Alfredo Saenz, the 70-year-old chief executive of banking giant Santander, stepped down yesterday after a lengthy legal battle over whether he should be barred from banking due to a criminal conviction.
Saenz was under intense pressure from Spain’s central bank, which was looking into whether he was fit to continue as a banker under new regulatory rules.
Santander said in a statement that Saenz, who has worked closely with chairman Emilio Botin for 20 years, was stepping down voluntarily from the bank.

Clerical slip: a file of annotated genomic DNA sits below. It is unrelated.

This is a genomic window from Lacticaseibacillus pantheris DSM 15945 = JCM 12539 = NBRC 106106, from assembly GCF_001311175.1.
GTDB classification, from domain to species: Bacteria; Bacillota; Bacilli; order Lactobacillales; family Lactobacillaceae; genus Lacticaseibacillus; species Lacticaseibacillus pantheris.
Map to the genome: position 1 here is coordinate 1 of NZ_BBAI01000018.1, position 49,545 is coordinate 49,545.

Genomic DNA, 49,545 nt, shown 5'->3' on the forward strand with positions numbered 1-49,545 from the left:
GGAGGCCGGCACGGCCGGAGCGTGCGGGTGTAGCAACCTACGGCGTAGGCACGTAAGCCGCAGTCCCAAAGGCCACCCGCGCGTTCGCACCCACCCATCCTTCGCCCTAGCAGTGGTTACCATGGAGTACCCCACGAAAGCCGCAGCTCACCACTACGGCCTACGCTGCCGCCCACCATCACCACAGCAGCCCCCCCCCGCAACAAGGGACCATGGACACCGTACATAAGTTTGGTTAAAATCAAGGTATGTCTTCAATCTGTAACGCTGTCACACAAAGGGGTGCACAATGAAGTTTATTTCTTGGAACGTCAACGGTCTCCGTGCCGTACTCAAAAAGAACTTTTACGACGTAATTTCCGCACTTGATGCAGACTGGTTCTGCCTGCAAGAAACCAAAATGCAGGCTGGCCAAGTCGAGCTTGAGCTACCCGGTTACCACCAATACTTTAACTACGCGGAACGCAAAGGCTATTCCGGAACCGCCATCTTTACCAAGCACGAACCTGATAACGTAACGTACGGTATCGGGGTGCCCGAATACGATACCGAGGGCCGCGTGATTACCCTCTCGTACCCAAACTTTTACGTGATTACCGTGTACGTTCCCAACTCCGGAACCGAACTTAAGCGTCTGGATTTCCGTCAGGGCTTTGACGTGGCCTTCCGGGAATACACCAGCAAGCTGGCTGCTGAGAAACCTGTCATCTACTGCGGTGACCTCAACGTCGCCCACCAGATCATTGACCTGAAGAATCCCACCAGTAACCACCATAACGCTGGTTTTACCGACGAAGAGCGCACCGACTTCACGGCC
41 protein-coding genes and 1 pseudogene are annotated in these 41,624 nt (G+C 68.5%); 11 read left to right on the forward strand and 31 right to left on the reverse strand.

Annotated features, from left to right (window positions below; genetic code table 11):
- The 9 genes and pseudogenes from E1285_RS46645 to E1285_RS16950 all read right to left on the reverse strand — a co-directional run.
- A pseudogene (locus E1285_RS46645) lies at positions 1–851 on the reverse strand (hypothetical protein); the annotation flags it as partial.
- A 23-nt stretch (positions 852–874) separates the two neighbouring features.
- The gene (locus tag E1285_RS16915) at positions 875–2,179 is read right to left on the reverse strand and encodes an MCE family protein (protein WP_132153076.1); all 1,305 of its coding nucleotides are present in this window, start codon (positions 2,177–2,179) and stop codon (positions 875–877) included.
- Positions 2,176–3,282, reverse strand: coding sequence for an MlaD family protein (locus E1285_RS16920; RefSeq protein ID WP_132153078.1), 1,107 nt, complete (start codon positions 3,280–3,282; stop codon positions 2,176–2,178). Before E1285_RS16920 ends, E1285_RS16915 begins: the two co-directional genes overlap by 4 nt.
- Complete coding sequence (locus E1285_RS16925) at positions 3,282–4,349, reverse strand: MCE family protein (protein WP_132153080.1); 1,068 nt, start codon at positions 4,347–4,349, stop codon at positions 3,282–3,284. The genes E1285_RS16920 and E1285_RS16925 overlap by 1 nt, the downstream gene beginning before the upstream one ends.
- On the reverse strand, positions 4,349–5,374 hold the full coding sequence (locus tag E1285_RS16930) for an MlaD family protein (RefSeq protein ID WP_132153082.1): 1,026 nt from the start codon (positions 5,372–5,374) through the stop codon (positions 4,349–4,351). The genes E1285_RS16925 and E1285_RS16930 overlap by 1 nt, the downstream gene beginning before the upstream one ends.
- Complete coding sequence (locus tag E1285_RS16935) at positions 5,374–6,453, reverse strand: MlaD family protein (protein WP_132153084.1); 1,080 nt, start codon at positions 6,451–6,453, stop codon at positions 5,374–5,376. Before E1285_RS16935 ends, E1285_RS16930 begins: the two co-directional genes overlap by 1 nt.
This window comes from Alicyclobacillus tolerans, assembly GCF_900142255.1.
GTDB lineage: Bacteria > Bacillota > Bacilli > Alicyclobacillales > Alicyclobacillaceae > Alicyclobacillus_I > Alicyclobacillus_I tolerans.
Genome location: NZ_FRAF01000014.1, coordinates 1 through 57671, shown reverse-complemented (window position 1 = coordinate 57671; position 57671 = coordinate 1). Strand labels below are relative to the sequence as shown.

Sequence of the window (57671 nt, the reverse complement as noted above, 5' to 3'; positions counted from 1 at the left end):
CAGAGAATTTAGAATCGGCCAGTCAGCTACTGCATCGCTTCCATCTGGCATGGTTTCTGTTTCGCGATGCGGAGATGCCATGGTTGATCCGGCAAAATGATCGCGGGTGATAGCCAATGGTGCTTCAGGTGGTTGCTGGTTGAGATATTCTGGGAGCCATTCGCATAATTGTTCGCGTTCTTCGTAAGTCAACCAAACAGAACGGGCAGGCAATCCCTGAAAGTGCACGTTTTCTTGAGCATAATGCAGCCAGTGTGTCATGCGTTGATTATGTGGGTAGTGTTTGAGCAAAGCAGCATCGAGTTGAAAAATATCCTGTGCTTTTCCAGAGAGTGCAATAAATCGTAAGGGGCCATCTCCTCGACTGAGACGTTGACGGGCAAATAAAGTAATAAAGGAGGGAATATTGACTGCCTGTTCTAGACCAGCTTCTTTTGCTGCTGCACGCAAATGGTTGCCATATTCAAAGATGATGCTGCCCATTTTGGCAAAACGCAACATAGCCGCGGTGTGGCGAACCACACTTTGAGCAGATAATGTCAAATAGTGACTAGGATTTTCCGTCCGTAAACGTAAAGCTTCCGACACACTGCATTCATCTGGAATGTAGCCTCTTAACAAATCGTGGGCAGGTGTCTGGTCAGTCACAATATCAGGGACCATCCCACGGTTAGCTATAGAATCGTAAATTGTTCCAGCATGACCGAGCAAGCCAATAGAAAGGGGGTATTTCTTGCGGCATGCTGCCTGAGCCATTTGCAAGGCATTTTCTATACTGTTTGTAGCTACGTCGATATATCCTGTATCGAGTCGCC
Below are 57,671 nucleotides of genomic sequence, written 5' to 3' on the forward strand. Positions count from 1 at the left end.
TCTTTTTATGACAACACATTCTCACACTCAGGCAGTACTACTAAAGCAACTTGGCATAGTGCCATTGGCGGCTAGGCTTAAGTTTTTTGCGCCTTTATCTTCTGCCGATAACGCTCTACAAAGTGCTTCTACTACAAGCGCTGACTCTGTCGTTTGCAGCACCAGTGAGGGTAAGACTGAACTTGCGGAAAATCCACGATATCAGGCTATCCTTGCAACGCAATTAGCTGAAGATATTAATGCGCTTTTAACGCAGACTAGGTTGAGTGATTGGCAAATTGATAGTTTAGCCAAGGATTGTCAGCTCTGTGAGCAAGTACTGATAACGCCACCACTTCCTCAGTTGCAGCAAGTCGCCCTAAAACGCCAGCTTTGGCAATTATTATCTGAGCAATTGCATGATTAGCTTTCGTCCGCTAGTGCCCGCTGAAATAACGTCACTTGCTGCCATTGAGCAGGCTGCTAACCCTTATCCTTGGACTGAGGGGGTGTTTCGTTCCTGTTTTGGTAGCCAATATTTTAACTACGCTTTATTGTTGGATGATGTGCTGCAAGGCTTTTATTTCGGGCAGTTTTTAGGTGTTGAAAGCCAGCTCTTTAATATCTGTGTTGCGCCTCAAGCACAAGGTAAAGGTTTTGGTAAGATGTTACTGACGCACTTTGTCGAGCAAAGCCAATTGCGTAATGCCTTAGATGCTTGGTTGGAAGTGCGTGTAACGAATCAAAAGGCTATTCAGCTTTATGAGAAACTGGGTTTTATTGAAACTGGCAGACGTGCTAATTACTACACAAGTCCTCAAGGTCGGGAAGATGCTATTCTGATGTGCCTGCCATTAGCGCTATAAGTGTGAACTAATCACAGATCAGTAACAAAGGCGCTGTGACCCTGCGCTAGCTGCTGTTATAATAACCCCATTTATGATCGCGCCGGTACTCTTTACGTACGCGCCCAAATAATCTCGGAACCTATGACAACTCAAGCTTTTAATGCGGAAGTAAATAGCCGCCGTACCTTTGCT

In an extraordinary meeting yesterday, Santander’s board named Javier Marin, a 46-year-old Botin confidante who has held several executive positions within the group, as the bank’s new chief executive.
Saenz was seen as a skilled retail banker, while Botin was the dealmaker. Together they transformed the bank from a regional lender to an international powerhouse.
Saenz’s stepping down lets the central bank off the hook in making a tough decision after a number of conflicting decisions by courts and the government.
“This is a very positive decision for banking stability and for Santander,” a central bank source said. Saenz was convicted in 2009 for making false accusations against debtors when he headed Banesto bank, now part of Santander.